Program of Study
The MLC offers a uniquely designed, tailored program of study for every student. MLC students can choose between two different paths through the program:
- 30 credits (10 courses) of coursework
- 24 credits (8 courses) of coursework and a Master's Thesis (6 credits of thesis research)
• General Linguistics (sound, form, and meaning). Students with no significant background in linguistics should register for one of the following courses in their first year. Course selection should be made in consultation with the advisor. This requirement may be waived for students with at least a Bachelor's in Linguistics, but coursework in these areas is encouraged.
LING 401: General Linguistics
LING 410: Phonetics
LING 411: Phonology
LING 427: Syntax I
LING 531: Semantics & Pragmatics I
• LING 478: MLC Proseminar. This is a professionalization course designed to illustrate how to use linguistics in professional contexts. Offered in the Spring semester. Student participation is required in professional development events throughout the year.
• 3 core courses. These courses cultivate essential (a) methodological, (b) theoretical, and (c) analytical competencies in sociolinguistics. Some popular courses that fulfill this part of the curriculum include but are not limited to:
LING 481: Sociolinguistic Variation
LING 483: Discourse Analysis: Narrative
LING 484: Discourse Analysis: Conversation
LING 496: Intercultural Communication
LING 570: Introduction to Sociolinguistics
LING 571: Sociolinguistic Field Methods
Note that course offerings vary semester to semester, and are subject to change.
• Electives. The remainder of the program of study is composed of courses from across the Linguistics Department. The Department offers graduate courses in all areas of Linguistics, including theoretical, applied, computational, and sociolinguistic offerings. Students have an opportunity to deepen their expertise in one area (e.g. discourse analysis), gain a secondary specialization (e.g. in computational linguistics), or gain a broad understanding of the discipline as a whole. The Linguistics Department's course offerings vary from year to year. Visit our website for an up-to-date list of current courses here.
Alternative courses that reflect the needs and interests of individual students may be selected under the guidance of the faculty advisor. They may include courses in other departments or schools within Georgetown, as well as courses at area universities (e.g. American, George Mason, George Washington) through the Washington Area Consortium of Universities (information at this link).
MLC students must be approved to pursue the thesis option. By the end of their first year in the program, students will submit a thesis request form. If approved, the student must submit a proposal to their mentor and to the Graduate School. The thesis will be mentored by the faculty adviser with or without additional readers. Upon completion, the Master’s Thesis must be deposited in the Graduate School.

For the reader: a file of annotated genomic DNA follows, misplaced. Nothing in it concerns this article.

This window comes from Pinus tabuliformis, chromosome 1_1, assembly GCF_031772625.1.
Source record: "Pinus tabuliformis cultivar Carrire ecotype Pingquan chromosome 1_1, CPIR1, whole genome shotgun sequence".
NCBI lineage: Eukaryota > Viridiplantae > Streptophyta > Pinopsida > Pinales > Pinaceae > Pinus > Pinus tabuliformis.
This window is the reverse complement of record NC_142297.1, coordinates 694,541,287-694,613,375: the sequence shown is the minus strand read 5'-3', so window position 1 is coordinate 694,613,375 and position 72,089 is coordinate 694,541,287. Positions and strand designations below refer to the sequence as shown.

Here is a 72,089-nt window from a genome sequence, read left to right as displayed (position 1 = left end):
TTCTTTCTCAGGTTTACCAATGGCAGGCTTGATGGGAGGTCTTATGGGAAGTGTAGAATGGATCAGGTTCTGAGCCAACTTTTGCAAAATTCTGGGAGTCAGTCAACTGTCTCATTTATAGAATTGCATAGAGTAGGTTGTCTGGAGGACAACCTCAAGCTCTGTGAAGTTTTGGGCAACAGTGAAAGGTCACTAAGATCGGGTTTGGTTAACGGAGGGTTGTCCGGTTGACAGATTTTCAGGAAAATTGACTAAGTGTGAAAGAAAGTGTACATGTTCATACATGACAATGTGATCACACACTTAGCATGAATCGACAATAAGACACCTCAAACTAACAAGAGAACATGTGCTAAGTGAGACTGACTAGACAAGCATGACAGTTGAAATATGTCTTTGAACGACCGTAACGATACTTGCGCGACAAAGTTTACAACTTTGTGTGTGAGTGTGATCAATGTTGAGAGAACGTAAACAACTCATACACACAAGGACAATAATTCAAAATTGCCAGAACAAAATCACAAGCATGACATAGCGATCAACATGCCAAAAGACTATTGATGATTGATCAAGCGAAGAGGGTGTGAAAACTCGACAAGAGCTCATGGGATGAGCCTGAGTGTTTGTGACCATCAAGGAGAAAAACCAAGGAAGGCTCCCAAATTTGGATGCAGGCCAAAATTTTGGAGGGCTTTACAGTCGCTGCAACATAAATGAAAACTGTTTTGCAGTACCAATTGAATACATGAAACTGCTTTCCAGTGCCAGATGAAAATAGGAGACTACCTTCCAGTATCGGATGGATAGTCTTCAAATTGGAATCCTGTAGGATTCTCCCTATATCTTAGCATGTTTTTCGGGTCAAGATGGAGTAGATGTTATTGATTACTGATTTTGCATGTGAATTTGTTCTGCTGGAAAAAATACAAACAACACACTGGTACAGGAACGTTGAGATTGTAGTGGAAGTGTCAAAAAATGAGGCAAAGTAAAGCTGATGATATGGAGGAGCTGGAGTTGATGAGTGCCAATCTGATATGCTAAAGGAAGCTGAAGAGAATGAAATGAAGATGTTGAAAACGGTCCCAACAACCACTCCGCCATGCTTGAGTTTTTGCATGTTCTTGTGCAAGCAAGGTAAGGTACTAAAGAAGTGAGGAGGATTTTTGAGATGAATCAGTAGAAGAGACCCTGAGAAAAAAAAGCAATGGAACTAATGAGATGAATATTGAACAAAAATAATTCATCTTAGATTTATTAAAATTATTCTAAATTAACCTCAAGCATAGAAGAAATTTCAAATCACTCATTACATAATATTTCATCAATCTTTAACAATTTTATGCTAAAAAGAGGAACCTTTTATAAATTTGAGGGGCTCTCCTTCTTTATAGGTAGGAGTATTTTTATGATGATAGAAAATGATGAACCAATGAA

The MLC Proseminar
"The Professionalization Seminar changed my life. It gave me a framework for presenting myself, the vocabulary and how to use it in organizing a job search. Not only that, but being able to be reflective and take a moment to figure out what you are passionate about, what you actually want to do. I feel like you go through college thinking that you have a major and you have to fit a cookie cutter, but this class gives you a chance to make it work for you!"
-- Renee Tomlin (MLC '11)
The MLC Professionalization Seminar is a unique professional development course, designed exclusively for linguistsics graduate students. The course is designed to help students figure out where the skills and training that they are acquiring in their classes are needed and valued professionally. It is also designed to help students learn about what motivates them, to uncover values around work, and ultimately to enact the shift to an active professional stance from “What should I do?” to “Here's what I can do!”
See an example of a student's final portfolio of items from the Proseminar, Spring 2013
The class is structured as a dynamic mix of lecture, discussion, and activity-based interaction. Students develop an understanding of professional applications of sociolinguistics through readings, lectures and presentations by guest lecturers who themselves engage with the question of combining sociolinguistic theory and practice. Students select a field of professional interest on which to focus for the duration of the course, reflecting on and practicing applications of their training to said field. Students develop targeted portfolio materials (e.g. resume, cover letter, elevator pitch, online portfolio) to be applied to a current or future job search. Students network at professional events, attend Career Fairs and conduct informational interviews to practice the skill of clearly articulating where their skills and training combine with their interests and values in a chosen workplace setting.